A recap…the room is quiet but George (the Isle of Crete) is still here. Someone said he bought a house in Vegas. I have a friend that plays Pot Limit Omaha in London all the time and we chat online. My friend told me that George had been playing a lot in London and bought a house there too. All in all, I hope he goes somewhere soon. I dealt to him a few nights ago and he muttered and mumbled at me and gave me the look until the end of my down when I pushed him several large pots but don’t worry, he didn’t give me credit when he won…only when he loses. Good job, George!
Tonight I dealt a three handed game on Table 1, $1,000-$2,000 mixed games with Jennifer, Eli E., and Gustavo AKA Gus, (winner of the First World Poker Tour Tournament hosted by Bellagio). At the very end of my down, Todd B., and Freddie AKA Kassem, (3rd place in the World Poker Tour Tournament), came skipping up from Table 4, where they had been playing with George, and joined the game. They both stated that George told them they were cheating.
Of course they broke the game on Table 4 when they left and George had no choice but to join them later if he wanted to play…and he did. Poor George, being cheated and all that and then having to put up with us bad dealers that deal the cards right off the top of the deck. Hell…what that poor man goes through just to play poker.
A few nights ago I dealt $4-$8 H and the player in the 3s was convinced that everything was my fault. He won a huge pot with a set of Queens and I guess I was ‘OK’ then but I lost my status in the next few hands. He flopped Kings and 4′s with K-4 OFF and lost it because the board paired on the River and the real hand, A-A, won the pot. He did the ‘she put up the God Damned pair and cost me the pot’ over and over as he gestured wildly at me.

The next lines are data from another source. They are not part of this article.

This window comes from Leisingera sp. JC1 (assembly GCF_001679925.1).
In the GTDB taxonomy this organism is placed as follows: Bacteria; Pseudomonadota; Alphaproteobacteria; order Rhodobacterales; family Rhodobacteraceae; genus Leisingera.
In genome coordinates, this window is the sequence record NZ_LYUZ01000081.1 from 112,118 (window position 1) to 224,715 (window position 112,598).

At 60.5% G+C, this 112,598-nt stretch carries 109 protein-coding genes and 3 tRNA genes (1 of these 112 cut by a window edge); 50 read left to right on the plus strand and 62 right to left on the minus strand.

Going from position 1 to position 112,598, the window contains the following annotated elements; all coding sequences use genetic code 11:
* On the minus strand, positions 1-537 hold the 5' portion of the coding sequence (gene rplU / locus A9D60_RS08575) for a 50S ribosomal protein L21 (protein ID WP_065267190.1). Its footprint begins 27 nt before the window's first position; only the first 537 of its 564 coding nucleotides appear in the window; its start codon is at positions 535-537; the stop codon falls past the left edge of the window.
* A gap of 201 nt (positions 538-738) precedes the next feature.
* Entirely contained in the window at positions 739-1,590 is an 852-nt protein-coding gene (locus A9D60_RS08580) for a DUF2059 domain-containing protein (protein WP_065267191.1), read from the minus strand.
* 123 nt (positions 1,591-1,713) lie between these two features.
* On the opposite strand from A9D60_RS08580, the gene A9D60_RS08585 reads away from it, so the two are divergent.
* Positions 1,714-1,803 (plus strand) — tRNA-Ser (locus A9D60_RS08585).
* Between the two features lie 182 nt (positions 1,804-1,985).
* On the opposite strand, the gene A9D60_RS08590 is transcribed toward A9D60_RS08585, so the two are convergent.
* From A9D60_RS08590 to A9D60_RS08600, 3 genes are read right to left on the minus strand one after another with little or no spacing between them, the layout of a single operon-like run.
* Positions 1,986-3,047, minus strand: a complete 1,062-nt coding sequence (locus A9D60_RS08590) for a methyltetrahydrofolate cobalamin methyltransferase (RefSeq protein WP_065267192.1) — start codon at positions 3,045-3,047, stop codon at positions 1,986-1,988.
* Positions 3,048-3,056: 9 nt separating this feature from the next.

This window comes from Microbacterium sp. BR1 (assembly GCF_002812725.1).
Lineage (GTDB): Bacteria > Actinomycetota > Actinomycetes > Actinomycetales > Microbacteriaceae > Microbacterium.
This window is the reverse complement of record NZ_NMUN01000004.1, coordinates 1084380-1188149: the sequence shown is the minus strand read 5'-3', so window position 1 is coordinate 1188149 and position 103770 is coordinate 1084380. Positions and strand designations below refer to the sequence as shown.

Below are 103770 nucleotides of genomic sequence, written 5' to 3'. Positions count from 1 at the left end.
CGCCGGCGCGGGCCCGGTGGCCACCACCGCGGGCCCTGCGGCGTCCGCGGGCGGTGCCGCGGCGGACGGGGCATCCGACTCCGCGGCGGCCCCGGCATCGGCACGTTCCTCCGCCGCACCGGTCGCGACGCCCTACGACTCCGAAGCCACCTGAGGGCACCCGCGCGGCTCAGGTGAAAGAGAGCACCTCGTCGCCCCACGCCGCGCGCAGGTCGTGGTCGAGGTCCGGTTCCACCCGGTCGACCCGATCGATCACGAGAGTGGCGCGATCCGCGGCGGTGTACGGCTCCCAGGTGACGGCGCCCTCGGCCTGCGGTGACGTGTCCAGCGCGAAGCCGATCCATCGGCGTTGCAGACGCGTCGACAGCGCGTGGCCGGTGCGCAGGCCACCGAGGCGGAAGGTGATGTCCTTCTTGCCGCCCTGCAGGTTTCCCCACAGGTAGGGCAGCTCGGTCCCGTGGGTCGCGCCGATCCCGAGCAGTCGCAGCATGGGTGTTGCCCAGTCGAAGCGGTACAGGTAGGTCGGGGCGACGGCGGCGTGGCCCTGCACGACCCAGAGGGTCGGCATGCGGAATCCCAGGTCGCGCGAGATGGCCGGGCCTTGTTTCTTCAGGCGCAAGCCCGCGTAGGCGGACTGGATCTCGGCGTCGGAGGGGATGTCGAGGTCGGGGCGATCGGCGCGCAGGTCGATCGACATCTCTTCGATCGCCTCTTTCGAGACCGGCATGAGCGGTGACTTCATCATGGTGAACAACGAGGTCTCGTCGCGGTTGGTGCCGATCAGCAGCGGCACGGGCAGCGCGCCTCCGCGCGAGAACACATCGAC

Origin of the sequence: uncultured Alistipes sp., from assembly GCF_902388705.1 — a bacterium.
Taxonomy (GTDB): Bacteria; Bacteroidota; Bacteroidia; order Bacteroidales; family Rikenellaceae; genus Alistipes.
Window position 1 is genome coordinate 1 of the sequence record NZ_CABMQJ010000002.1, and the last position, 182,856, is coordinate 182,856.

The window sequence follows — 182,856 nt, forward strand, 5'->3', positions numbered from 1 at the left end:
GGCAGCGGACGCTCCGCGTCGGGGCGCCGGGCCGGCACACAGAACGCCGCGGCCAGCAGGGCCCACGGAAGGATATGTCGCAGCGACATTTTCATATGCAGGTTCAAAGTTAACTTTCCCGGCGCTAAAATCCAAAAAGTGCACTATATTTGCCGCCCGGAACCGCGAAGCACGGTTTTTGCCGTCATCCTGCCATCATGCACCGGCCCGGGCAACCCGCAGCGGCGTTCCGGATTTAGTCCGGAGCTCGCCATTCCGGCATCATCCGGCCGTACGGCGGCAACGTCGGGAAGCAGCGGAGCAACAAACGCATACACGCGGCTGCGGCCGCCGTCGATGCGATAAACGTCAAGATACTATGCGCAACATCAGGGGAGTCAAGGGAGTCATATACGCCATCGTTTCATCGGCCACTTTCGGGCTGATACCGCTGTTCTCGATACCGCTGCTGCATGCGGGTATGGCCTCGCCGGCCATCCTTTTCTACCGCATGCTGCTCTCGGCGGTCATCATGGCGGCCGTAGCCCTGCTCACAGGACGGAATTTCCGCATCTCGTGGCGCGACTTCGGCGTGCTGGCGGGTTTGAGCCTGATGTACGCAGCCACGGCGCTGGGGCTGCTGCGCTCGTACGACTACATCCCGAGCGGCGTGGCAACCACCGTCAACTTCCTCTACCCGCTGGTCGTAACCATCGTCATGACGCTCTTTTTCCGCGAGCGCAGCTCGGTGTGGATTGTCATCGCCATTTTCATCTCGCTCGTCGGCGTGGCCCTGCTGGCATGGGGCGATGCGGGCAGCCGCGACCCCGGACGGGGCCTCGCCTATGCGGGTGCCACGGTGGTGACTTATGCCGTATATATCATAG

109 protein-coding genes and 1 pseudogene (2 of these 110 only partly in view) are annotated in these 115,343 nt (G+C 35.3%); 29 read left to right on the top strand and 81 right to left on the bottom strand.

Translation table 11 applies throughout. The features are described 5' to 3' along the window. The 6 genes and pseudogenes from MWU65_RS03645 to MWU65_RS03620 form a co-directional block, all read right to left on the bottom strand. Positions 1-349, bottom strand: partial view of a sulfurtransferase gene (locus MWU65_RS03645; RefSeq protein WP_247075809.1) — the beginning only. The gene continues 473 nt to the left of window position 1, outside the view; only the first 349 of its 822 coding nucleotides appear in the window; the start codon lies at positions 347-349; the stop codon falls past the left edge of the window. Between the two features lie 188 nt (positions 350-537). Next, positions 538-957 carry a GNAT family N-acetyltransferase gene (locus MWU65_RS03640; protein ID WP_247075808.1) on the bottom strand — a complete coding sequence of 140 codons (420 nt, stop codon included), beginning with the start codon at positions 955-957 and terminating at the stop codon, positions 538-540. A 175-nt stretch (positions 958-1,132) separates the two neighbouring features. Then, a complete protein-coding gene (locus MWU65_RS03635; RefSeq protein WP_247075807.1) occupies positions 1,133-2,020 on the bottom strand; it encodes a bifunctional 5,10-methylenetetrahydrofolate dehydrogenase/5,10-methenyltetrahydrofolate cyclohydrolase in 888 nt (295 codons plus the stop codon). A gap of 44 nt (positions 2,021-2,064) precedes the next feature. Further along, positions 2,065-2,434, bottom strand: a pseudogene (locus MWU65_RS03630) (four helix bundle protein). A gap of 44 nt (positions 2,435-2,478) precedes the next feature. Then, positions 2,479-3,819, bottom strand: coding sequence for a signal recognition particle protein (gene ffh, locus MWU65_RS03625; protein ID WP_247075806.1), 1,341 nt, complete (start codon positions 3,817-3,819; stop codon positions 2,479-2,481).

It was his small blind and he sat back in his chair, arms folded across his chest, and glared at me. I asked for his small blind and he continued to glare. I said, “Glaring won’t change a thing, it’s still your small blind.”
He said, “I’m not looking at you, I’m looking at him,” as he pointed down the table.
Yeah right, Buddy.
He threw in the $2 and then sat back in his chair again with his cards up against his chips. When the action returned to him, I waited a moment and then asked, “Sir, would you like to call?”
He sat there, resolute in his insanity that I had really put a bad beat on him. The player next to him asked him if he wanted to call. He sat there.
I said, “Please push your cards in if you’re not going to call.”
He flicked them 1/4 of an inch and sat there. The 3,4,7, and 8 are the hardest seats to reach in a Holdem game.
I said, “When I deal, I deliver your cards to you. When you fold, you push them into me.”
I smiled right at him as I said it. In a huff and with exasperation, he pushed them at me.
Still looking at him, I said, “The only one that you’re making look bad here is you, so settle down and play the game.”
He did. Damn, I don’t know why I don’t get paid extra for babysitting and psychology lessons.